April 24th, 2020

Educator Voice: Supporting students online during Ramadan

Arts & CultureCoronavirusHealthOnline LearningU.S.World


by Rusul Alrubail

Ramadan is a month in the Islamic calendar when Muslims observe fasting from sunrise to sunset. And it can be a difficult month for many to get through, especially students who have to go through a normal school day — and now a very abnormal school day online — without eating or drinking.

This year, Ramadan began on April 23. With most classes functioning online due to the coronavirus pandemic, I suggest teachers provide flexibility on deadlines and early morning calls since students likely stayed up having Iftar (breaking of fast) and doing prayers with their family the night before.

Who fasts and why

Fasting is not obligatory for children, until they reach “of age.” There is scholarly debate on what that age might be, though most scholars do recommend that fasting start when one reaches adolescence, anywhere from 13 and up. There are some Muslims who start earlier, or later. For example, I started when I was 9, but I did “half-days,” meaning I fast from either morning until about lunchtime, or from lunchtime until evenings.

Often Muslims are also exempt from fasting if they’re ill or have certain medical conditions, or traveling. Pregnant and breastfeeding moms are also exempt, as well as elderly folks.

Kindness, forgiveness and charity are recommended and often pursued as good practice in faith.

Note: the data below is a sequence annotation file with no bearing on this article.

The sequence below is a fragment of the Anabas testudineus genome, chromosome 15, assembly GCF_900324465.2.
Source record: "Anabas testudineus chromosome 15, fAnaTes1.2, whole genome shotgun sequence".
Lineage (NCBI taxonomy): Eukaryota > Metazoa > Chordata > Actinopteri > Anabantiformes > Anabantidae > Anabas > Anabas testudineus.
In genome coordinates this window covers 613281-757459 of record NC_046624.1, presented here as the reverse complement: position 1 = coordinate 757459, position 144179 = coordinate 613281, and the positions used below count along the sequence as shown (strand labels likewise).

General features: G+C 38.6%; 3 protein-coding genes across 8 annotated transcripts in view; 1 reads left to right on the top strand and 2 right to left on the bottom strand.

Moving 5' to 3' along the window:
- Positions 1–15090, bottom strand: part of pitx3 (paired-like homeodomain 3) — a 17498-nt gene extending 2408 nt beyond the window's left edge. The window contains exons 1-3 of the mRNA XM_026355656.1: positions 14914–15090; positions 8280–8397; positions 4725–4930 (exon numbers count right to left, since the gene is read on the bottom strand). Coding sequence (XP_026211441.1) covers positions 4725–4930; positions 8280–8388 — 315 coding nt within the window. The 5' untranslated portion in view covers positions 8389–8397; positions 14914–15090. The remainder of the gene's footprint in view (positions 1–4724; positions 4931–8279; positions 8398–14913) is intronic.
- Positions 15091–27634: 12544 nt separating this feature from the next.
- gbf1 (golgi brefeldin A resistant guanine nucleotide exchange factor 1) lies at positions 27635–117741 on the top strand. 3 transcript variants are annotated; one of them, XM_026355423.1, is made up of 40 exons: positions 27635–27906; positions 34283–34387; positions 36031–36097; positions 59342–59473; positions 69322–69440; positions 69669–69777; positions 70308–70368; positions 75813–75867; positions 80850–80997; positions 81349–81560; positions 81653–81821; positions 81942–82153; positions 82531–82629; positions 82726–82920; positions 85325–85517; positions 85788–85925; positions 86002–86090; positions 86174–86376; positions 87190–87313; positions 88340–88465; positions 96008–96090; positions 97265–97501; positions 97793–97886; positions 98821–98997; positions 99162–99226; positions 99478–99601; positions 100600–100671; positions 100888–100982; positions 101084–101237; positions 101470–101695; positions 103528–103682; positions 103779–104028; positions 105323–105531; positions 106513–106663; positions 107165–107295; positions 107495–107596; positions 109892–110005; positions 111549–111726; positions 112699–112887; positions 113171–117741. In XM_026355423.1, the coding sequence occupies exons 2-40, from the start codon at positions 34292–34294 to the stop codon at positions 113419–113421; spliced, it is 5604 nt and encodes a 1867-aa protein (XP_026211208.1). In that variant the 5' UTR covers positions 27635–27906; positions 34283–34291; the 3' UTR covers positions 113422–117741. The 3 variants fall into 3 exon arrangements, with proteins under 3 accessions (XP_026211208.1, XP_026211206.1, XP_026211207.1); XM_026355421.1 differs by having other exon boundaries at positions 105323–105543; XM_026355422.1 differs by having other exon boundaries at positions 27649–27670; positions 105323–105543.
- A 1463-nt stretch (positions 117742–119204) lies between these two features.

Ramadan is considered one of the holy months in the Islamic calendar. Kindness, forgiveness and charity are often pursued as good practice in faith. It is also a time to be more compassionate and show empathy to those in need.

While fasting, Muslims abstain from eating, drinking, smoking and sexual activities. Ramadan is a time for Muslims to make an extra effort to abstain from lying, gossiping and other sinful acts. Many Muslims use Ramadan as a time to reset and start anew, creating new goals and improving old ones to improve oneself and rejuvenate the spirit and the soul. (Here is a quick video I made about some of the reasons I fast.)

Fasting often provides a spiritual perspective for Muslims that allows them to understand the suffering of those who are less fortunate, in poverty, and those in need. It also reminds us to not be wasteful of God’s blessings.

How to be supportive

During this holy month, one of the hardest things that I often hear my Muslim students complain about is the lack of space and lack of understanding. Here are several ways to support your students during the month of Ramadan:

1. Distance learning: revisit deadlines and screen time. Due to different sleeping schedules, be mindful when scheduling assignments, deadlines and video calls. Try to limit the number of video conferences and screen time for students, as fasting will often cause headaches and exhaustion, and screens will add to this.

2. Understanding: One of the vital pillars in creating a safe environment for Muslim students in Ramadan is to educate oneself about the month. Many teachers and classmates do not understand why Muslims fast. It’s important to try to form your own understanding about the month, and to not rely on Muslim students to educate the class.

3. Empathy: This sounds easy, but having empathy requires one to truly understand the other person’s situation and feelings. Will students feel left out? Will they need to break their fast during that time if it’s during Iftar (i.e. sunset)?

If students have the right accommodations and support from teachers and their peers, it can turn a challenging month into the most rewarding. If you’re still unsure about how to help practicing Muslim students in your school, don’t hesitate to reach out and speak with parents or another family member.



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